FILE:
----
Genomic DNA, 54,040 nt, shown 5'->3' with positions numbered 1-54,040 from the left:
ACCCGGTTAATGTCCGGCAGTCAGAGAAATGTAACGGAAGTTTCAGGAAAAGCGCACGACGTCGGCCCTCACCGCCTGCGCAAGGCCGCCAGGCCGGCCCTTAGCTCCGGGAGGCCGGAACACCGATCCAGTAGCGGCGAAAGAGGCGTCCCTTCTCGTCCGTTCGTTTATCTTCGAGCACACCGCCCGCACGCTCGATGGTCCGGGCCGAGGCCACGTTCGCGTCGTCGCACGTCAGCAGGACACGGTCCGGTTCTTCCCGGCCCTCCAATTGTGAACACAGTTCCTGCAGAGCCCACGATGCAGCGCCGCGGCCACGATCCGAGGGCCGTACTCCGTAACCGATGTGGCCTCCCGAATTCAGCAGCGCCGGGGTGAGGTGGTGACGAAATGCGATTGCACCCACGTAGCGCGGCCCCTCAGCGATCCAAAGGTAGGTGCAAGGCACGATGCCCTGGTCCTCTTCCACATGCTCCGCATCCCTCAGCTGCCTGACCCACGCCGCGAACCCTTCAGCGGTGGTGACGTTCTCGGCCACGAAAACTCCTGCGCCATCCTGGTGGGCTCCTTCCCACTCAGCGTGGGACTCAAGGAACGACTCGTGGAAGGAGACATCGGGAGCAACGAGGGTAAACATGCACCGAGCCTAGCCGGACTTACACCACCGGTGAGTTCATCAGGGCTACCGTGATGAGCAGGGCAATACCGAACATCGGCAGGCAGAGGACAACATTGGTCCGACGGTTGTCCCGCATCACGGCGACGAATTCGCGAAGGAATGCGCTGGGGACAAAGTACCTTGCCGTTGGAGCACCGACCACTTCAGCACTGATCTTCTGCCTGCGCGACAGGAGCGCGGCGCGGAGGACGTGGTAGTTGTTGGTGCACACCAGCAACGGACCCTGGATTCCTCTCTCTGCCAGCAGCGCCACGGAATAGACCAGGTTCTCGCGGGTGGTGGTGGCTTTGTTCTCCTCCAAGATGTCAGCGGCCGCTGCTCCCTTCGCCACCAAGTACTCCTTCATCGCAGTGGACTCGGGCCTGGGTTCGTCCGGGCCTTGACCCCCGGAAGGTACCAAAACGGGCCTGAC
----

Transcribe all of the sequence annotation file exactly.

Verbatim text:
Genomic DNA, 54,040 nt, shown 5'->3' with positions numbered 1-54,040 from the left:
ACCCGGTTAATGTCCGGCAGTCAGAGAAATGTAACGGAAGTTTCAGGAAAAGCGCACGACGTCGGCCCTCACCGCCTGCGCAAGGCCGCCAGGCCGGCCCTTAGCTCCGGGAGGCCGGAACACCGATCCAGTAGCGGCGAAAGAGGCGTCCCTTCTCGTCCGTTCGTTTATCTTCGAGCACACCGCCCGCACGCTCGATGGTCCGGGCCGAGGCCACGTTCGCGTCGTCGCACGTCAGCAGGACACGGTCCGGTTCTTCCCGGCCCTCCAATTGTGAACACAGTTCCTGCAGAGCCCACGATGCAGCGCCGCGGCCACGATCCGAGGGCCGTACTCCGTAACCGATGTGGCCTCCCGAATTCAGCAGCGCCGGGGTGAGGTGGTGACGAAATGCGATTGCACCCACGTAGCGCGGCCCCTCAGCGATCCAAAGGTAGGTGCAAGGCACGATGCCCTGGTCCTCTTCCACATGCTCCGCATCCCTCAGCTGCCTGACCCACGCCGCGAACCCTTCAGCGGTGGTGACGTTCTCGGCCACGAAAACTCCTGCGCCATCCTGGTGGGCTCCTTCCCACTCAGCGTGGGACTCAAGGAACGACTCGTGGAAGGAGACATCGGGAGCAACGAGGGTAAACATGCACCGAGCCTAGCCGGACTTACACCACCGGTGAGTTCATCAGGGCTACCGTGATGAGCAGGGCAATACCGAACATCGGCAGGCAGAGGACAACATTGGTCCGACGGTTGTCCCGCATCACGGCGACGAATTCGCGAAGGAATGCGCTGGGGACAAAGTACCTTGCCGTTGGAGCACCGACCACTTCAGCACTGATCTTCTGCCTGCGCGACAGGAGCGCGGCGCGGAGGACGTGGTAGTTGTTGGTGCACACCAGCAACGGACCCTGGATTCCTCTCTCTGCCAGCAGCGCCACGGAATAGACCAGGTTCTCGCGGGTGGTGGTGGCTTTGTTCTCCTCCAAGATGTCAGCGGCCGCTGCTCCCTTCGCCACCAAGTACTCCTTCATCGCAGTGGACTCGGGCCTGGGTTCGTCCGGGCCTTGACCCCCGGAAGGTACCAAAACGGGCCTGAC